WASHINGTON — Time is running out for American Indians and Alaska Natives (AIAN) to get counted in the Census 2020. And the timeline just got shorter because the U.S. Census Bureau announced on Monday, Aug. 3, 2020, the final deadline for the Census is Sept. 30, 2020, instead of Oct. 31, 2020.
The Census is the effort to conduct an official count of the citizens of the United States and is conducted only every ten years.
Representatives from the U.S. Census Bureau recently offered an opportunity for Native news outlets to learn about their efforts to enhance the accurate completion of this year’s Census in Indian Country. According to Jessica Imotichey, Tribal Partnership Coordinator, L.A. Region, U.S. Census Bureau, the Census Bureau is currently conducting a coordinated Non-Response Follow Up (NORFU) effort to help increase responses from tribal nations, which vary widely.
To help complete the Census more accurately and efficiently, Census workers are going door-to-door in many communities to ensure that everyone gets counted once and only once. According to the Census Bureau representatives, the NORFU operation started with a soft launch in Boise, Idaho in July and is officially running through Aug. 11.
The Census is aware of health concerns regarding COVID-19 throughout Indian Country, and they have taken extra steps to ensure that proper health and safety protocols are in place to address concerns for health and safety. They are ensuring that Census workers on the ground are utilizing social distancing measures as well as using masks and hand sanitizer when they visit homes.
The Census also realizes that trust is an issue for Native Americans to feel comfortable responding to the Census, so they have ensured that identification badges will be worn to properly identify Census workers.
Response rates in Indian Country can be tracked on the Census website which has an on-demand response rate map that shows the response rates for each tribal nation around the country. The response rate for several tribes in Washington State is high, but many others are currently showing lower response rates, thus the follow-up efforts on behalf of the Census Bureau.
Community-based efforts are working to enhance Census response rates including the California Native Vote Project, which has received grant funding to conduct specific outreach in Native communities. Robin Thundershield, California Native Vote Project, 2020 Census Partner shared that they are launching a multi-pronged approach including in-person community events throughout the state, education forums at universities and colleges, and radio broadcasts including a broadcast on Southern California Tribal Newscast sctca.net that was broadcast on Saturday, Aug. 1, 2020.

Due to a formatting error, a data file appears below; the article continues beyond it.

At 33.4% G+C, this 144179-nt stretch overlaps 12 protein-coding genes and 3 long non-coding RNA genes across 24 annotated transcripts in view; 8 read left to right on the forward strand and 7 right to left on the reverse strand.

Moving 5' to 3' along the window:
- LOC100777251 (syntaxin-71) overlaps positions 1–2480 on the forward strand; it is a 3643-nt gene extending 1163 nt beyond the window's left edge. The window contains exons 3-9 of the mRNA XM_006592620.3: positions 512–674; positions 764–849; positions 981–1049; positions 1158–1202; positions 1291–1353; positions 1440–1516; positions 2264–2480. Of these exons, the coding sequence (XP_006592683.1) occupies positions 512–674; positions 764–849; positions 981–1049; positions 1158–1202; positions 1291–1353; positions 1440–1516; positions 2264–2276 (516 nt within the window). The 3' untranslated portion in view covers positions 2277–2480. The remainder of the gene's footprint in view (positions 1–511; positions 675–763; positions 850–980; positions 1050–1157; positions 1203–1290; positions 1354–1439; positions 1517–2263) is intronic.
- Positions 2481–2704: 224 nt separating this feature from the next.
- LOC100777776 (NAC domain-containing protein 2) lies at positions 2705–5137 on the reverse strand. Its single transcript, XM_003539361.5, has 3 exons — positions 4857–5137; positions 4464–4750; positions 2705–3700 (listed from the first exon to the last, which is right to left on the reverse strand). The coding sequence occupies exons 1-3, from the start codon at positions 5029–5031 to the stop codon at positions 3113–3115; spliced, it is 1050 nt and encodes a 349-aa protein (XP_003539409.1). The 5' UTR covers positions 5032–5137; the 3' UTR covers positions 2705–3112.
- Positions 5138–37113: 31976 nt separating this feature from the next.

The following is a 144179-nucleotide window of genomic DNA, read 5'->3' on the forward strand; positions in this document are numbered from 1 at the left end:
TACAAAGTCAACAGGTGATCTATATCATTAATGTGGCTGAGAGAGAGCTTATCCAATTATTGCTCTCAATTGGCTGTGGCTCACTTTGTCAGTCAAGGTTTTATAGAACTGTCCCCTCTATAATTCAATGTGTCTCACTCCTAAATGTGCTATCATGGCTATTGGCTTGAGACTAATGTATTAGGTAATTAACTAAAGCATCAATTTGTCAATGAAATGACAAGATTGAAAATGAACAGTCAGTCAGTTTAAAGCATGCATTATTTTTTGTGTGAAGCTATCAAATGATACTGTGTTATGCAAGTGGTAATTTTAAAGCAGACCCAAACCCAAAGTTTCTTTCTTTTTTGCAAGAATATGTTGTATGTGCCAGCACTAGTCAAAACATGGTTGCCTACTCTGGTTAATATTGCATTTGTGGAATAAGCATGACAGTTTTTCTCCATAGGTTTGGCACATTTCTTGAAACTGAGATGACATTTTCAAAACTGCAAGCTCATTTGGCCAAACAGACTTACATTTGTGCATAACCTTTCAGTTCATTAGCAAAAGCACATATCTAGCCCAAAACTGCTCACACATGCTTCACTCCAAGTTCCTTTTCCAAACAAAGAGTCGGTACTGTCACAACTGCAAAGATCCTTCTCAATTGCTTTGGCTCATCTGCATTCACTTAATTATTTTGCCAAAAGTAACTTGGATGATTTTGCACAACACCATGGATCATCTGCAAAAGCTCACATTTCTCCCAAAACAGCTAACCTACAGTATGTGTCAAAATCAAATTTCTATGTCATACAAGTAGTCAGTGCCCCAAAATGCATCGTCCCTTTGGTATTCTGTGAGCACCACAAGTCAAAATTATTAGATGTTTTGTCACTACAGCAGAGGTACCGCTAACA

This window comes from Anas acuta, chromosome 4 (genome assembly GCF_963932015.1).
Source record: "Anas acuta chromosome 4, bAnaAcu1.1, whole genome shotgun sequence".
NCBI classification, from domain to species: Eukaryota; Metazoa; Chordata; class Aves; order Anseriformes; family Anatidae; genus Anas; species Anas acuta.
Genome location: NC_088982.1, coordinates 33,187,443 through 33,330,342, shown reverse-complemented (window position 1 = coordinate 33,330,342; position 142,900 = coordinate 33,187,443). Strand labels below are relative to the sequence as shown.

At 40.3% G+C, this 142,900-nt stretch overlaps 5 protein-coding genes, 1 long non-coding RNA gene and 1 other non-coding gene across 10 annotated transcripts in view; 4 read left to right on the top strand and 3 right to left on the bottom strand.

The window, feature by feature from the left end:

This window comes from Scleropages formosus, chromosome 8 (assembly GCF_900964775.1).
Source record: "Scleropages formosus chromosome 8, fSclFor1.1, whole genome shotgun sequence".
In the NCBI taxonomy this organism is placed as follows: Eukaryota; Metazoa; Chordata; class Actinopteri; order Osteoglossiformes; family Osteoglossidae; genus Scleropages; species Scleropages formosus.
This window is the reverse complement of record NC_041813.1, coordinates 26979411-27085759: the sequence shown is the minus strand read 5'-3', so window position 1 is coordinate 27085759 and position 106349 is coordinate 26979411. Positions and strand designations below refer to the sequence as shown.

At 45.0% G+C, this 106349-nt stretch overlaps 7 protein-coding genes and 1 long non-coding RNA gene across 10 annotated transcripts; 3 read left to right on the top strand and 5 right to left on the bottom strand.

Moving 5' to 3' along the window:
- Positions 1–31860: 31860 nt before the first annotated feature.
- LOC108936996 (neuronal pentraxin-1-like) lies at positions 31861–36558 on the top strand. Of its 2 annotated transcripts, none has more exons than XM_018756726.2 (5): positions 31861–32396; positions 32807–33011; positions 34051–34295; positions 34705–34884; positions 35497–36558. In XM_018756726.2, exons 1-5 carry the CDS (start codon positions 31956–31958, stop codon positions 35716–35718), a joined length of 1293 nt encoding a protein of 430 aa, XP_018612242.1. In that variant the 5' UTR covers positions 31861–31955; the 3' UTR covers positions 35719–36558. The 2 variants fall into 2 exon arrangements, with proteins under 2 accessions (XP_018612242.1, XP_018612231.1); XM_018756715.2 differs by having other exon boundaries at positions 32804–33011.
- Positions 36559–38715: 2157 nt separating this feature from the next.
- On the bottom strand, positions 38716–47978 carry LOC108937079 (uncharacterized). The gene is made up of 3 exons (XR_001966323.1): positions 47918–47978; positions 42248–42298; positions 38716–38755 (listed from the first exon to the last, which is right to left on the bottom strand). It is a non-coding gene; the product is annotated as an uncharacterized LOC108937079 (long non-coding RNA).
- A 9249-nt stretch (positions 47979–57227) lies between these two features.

Gathering an accurate Census count is critical to AIAN communities as they have been undercounted many times in the past. This undercount can negatively affect federal funding opportunities including TANF and Native American Employment and Training programs. In-person outreach has been shown to be critical to encouraging Native community members to complete the Census.
Virtual community outreach has also been conducted through several events that have gotten community participation and involvement including a Virtual Run at the Cahuilla Band of Indians in Anza, Calif.
Organizations such as National Congress of American Indians (NCAI) are also getting involved in outreach efforts by offers a press kit with tools and resources for outreach, and Native People Count has a resource and toolkit page as well.
More information can be found at www.2020census.gov
More Stories Like ThisLeaders Respond to Federal Indian Boarding School Investigative Report, Call it 'Monumental'
Native News Weekly (May 15, 2022): D.C. Briefs
Native Bidaské (Spotlight) with Carlisle Indian School Project Leader Gwen Carr
Indigenous Women on Roe v. Wade
Truth and Healing Commission on Indian Boarding Schools Bill Advocated for in Washington, D.C.
Do you appreciate a Native perspective on the news?
For the past decade-plus, we’ve covered the important Indigenous stories that are often overlooked by other media. From the protests at Standing Rock and the toppling of colonizer statues during the racial equity protests, to the ongoing epidemic of Murdered and Missing Indigenous Women (MMIW) and the past-due reckoning related to assimilation, cultural genocide and Indian Boarding Schools, we have been there to provide a Native perspective and elevate Native voices.
Our news is free for everyone to read, but it is not free to produce. That’s why we’re asking you to make a donation this month to help support our efforts. Any contribution — big or small — helps us remain a force for change in Indian Country and continue telling the stories that are so often ignored, erased or overlooked. Most often, our donors make a one-time gift of $20 or more, while many choose to make a recurring monthly donation of $5 or $10. Whatever you can do, it helps fund our Indigenous-led newsroom and our ability to cover Native news.
Donate to Native News Online today and support independent Indigenous journalism. Thank you.